Shepherd’s Pie: It’s not Indian?!

Indian Shepherd's Pie

I vividly remember the moment my fork sliced through layers of pillowy potatoes and savory minced lamb as I ate my first shepherd’s pie.

I was 11 years old, visiting my friend, Pia, when her mother asked if I’d like to stay for dinner. I had eaten steak and potatoes before but this was an entirely different world of textures and flavors. For hours I described in detail to my parents each tasty nuance of this magical new ‘Indian’ meal I had just eaten. But when they stared blankly back at me, I began to realize something was amiss.

Since Pia’s mother was Parsi – a person from a small ethnic community of Indians that immigrated from Persia – I had assumed that the dish her mum had made was an Indian-Parsi dish; different from other Indian dishes I was used to, but nonetheless still Indian. Turns out I was too mesmerized by the delectable bites I carefully assembled on my fork to realize that what I was eating was an Irish, and not an Indian, dish.

It didn’t take long for my father, who had lived in England, to realize my error or to begin his subsequent string of affectionate teases that all ended in “it’s Indian!” His teases still remind me of a funny clip from the British Indian comedy group, Goodness Gracious Me, where a father stubbornly insists everything comes from India. I’ve added it to the end of this post.

Spoonful of Indian Shepherd's Pie

This past Saint Patrick’s day, I decided to try out a recipe I’ve been tossing around in my mind for a spicy shepherd’s pie that is indeed – Indian! I combined roasted garlic mashed potatoes with my favorite Indian spicy ground lamb dish called keema. The peas and fresh cilantro were not only tasty but added the requisite green color for the Irish holiday.

While gathering the ingredients for the recipe, I noticed how similar whole cilantro leaves look to shamrocks – the three leaf clovers that are the symbol of Ireland and the plant that Saint Patrick used to explain the Holy Trinity to the Irish. As a nod to the holiday and to add another Indian twist to the recipe, I garnished each pie with a shamrock-looking cilantro leaf.

Now, dig in!

A printable list of ingredients and directions are at the end of this post,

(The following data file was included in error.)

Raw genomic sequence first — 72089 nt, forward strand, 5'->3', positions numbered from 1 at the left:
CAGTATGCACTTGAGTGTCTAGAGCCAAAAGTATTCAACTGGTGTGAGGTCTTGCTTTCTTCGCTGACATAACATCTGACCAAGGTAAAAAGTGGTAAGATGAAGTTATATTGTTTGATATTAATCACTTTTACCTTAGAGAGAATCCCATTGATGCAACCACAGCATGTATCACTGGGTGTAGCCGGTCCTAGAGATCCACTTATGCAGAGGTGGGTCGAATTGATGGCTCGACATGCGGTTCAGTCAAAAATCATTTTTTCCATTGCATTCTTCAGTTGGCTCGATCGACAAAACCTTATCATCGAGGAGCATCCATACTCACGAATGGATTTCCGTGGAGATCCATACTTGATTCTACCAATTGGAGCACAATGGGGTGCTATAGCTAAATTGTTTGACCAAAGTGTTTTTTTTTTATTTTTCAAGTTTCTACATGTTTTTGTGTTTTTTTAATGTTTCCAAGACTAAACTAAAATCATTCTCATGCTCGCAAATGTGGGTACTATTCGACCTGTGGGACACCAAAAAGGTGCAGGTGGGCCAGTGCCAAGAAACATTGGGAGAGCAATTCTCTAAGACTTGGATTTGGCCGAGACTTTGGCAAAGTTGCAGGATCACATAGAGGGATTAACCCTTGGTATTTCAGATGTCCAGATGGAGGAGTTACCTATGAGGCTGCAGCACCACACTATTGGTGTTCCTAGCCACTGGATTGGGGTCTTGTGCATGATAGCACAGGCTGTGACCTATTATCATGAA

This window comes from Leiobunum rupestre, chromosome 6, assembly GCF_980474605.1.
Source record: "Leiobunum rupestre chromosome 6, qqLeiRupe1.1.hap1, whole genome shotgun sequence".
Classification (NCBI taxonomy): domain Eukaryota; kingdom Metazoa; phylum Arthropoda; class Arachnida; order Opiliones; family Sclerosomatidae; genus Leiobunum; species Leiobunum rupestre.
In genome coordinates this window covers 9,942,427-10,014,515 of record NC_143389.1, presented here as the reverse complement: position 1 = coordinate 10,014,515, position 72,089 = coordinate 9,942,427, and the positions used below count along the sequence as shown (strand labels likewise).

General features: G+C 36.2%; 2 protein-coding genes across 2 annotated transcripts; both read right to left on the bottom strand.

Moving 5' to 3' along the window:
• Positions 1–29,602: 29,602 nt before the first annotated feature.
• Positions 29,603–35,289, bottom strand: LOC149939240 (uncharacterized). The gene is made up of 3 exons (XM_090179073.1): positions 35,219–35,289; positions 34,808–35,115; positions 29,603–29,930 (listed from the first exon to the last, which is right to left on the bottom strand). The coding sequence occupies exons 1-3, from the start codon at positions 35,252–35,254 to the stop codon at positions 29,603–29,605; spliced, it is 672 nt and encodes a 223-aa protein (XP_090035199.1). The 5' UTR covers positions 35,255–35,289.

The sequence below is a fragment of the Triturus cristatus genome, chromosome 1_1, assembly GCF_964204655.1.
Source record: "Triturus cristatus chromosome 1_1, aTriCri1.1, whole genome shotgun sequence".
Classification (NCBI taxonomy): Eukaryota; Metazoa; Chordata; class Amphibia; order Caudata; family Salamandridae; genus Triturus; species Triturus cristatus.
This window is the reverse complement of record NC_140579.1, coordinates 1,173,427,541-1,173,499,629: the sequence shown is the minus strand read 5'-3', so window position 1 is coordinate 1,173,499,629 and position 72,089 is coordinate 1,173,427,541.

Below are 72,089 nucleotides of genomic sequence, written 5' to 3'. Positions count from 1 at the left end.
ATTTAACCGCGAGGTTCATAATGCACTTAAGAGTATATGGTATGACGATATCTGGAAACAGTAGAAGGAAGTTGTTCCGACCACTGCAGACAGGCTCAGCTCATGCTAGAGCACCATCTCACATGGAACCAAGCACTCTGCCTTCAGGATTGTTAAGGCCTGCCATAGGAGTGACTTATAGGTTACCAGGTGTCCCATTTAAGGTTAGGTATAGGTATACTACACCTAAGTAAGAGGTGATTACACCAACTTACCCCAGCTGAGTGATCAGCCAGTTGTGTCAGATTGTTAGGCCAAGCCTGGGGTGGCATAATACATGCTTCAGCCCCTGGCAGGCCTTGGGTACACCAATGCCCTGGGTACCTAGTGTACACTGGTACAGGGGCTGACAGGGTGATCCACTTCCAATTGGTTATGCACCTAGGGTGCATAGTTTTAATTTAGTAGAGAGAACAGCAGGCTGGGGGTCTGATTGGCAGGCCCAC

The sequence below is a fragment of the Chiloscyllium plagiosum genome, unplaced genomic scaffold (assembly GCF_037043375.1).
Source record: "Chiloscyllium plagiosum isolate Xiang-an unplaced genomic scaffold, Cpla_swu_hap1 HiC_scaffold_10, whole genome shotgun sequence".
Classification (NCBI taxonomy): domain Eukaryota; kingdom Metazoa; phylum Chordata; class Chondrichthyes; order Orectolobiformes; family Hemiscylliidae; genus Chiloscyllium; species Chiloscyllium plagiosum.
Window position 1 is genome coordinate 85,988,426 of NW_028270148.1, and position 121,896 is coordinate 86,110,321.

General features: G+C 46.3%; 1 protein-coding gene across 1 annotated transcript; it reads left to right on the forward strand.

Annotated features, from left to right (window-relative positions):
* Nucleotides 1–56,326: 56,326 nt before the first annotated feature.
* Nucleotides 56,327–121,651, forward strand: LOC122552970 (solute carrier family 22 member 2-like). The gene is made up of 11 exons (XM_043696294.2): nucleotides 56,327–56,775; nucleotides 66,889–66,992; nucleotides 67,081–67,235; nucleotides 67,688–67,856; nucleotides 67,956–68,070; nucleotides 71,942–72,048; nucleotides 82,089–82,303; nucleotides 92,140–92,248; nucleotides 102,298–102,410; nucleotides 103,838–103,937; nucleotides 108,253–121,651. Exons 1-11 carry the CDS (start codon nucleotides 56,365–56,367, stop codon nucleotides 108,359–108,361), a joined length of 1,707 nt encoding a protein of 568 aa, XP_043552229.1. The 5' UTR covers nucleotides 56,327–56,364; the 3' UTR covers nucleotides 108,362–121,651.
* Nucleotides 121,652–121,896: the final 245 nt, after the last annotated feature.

along with an image of this Perfect Morsel.

Roasted Garlic

First, I roasted whole garlic cloves with a little bit of olive oil.

Mashed Potatoes

I added the soft garlic pulp, butter, half & half, salt and pepper to the boiled potatoes. Using a potato masher, I mashed the ingredients until I had smooth creamy garlicky potatoes.

Spices for Shepherd's Pie

I then added oil, onions, garlic, ginger and green chili to a pan. When the onions turned a light brown, I stirred in the ground meat, salt and all the spices – cumin seeds, cumin powder, coriander powder, red chili powder and garam masala.

Peas, Carrots, Cilantro for Indian Shepherd's Pie

Once the meat was well browned, I stirred in the peas, carrots, fresh cilantro, water and lemon juice and set the pan on a low simmer.

Ground Meat with Peas & Carrots

I let the meat and vegetables simmer until the peas were cooked, making sure not to dry out the meat.

Ramekins With Meat Filling

I filled each ramekin about 3/4 full with the saucy meat and vegetables.

Mashed Potato Topping

I topped off the meat filling with a couple of heaping spoonfuls of creamy mashed potatoes and sprinkled a little shredded Parmesan.

Baked Indian Shepherd's Pie

I baked the uncovered ramekins in the oven until the potato toppings were a crispy golden brown.

Morsel Of Indian Shepherd's Pie

And this, my friends, was one of the perfect morsels I eagerly assembled on my spoon this past weekend.

Let me know how this turns out for you and about any meals you’ve eaten that bring cultures together on a plate.



COOL FACT: Turns out the words “bungalow” and “shampoo” are really Indian.


  1. Hannah says

    This Irish lass wholeheartedly approves! My mouth is watering just looking at these beautiful photos. And using keema for your filling is a stroke of genius…

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